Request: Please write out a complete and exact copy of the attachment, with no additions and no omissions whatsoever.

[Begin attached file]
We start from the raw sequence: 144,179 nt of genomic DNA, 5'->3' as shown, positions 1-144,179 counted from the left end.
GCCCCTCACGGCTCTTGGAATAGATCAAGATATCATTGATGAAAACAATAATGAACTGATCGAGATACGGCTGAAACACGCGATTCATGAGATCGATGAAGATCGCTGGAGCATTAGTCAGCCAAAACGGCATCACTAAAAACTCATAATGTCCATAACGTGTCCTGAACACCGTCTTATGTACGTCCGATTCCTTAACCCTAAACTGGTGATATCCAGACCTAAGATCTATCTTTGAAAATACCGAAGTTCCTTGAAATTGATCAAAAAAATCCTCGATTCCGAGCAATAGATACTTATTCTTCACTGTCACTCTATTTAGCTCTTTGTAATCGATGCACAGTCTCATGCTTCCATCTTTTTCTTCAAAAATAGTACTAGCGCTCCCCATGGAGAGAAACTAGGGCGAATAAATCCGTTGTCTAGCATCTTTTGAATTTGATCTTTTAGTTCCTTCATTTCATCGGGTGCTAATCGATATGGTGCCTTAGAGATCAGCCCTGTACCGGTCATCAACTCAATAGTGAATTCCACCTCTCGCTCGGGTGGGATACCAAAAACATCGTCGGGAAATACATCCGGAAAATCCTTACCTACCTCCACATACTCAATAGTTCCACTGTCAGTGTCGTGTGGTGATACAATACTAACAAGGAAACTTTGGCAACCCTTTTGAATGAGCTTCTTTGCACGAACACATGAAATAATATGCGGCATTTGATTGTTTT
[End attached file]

We start from the raw sequence: 144,179 nt of genomic DNA, 5'->3' as shown, positions 1-144,179 counted from the left end.
GCCCCTCACGGCTCTTGGAATAGATCAAGATATCATTGATGAAAACAATAATGAACTGATCGAGATACGGCTGAAACACGCGATTCATGAGATCGATGAAGATCGCTGGAGCATTAGTCAGCCAAAACGGCATCACTAAAAACTCATAATGTCCATAACGTGTCCTGAACACCGTCTTATGTACGTCCGATTCCTTAACCCTAAACTGGTGATATCCAGACCTAAGATCTATCTTTGAAAATACCGAAGTTCCTTGAAATTGATCAAAAAAATCCTCGATTCCGAGCAATAGATACTTATTCTTCACTGTCACTCTATTTAGCTCTTTGTAATCGATGCACAGTCTCATGCTTCCATCTTTTTCTTCAAAAATAGTACTAGCGCTCCCCATGGAGAGAAACTAGGGCGAATAAATCCGTTGTCTAGCATCTTTTGAATTTGATCTTTTAGTTCCTTCATTTCATCGGGTGCTAATCGATATGGTGCCTTAGAGATCAGCCCTGTACCGGTCATCAACTCAATAGTGAATTCCACCTCTCGCTCGGGTGGGATACCAAAAACATCGTCGGGAAATACATCCGGAAAATCCTTACCTACCTCCACATACTCAATAGTTCCACTGTCAGTGTCGTGTGGTGATACAATACTAACAAGGAAACTTTGGCAACCCTTTTGAATGAGCTTCTTTGCACGAACACATGAAATAATATGCGGCATTTGATTGTTTT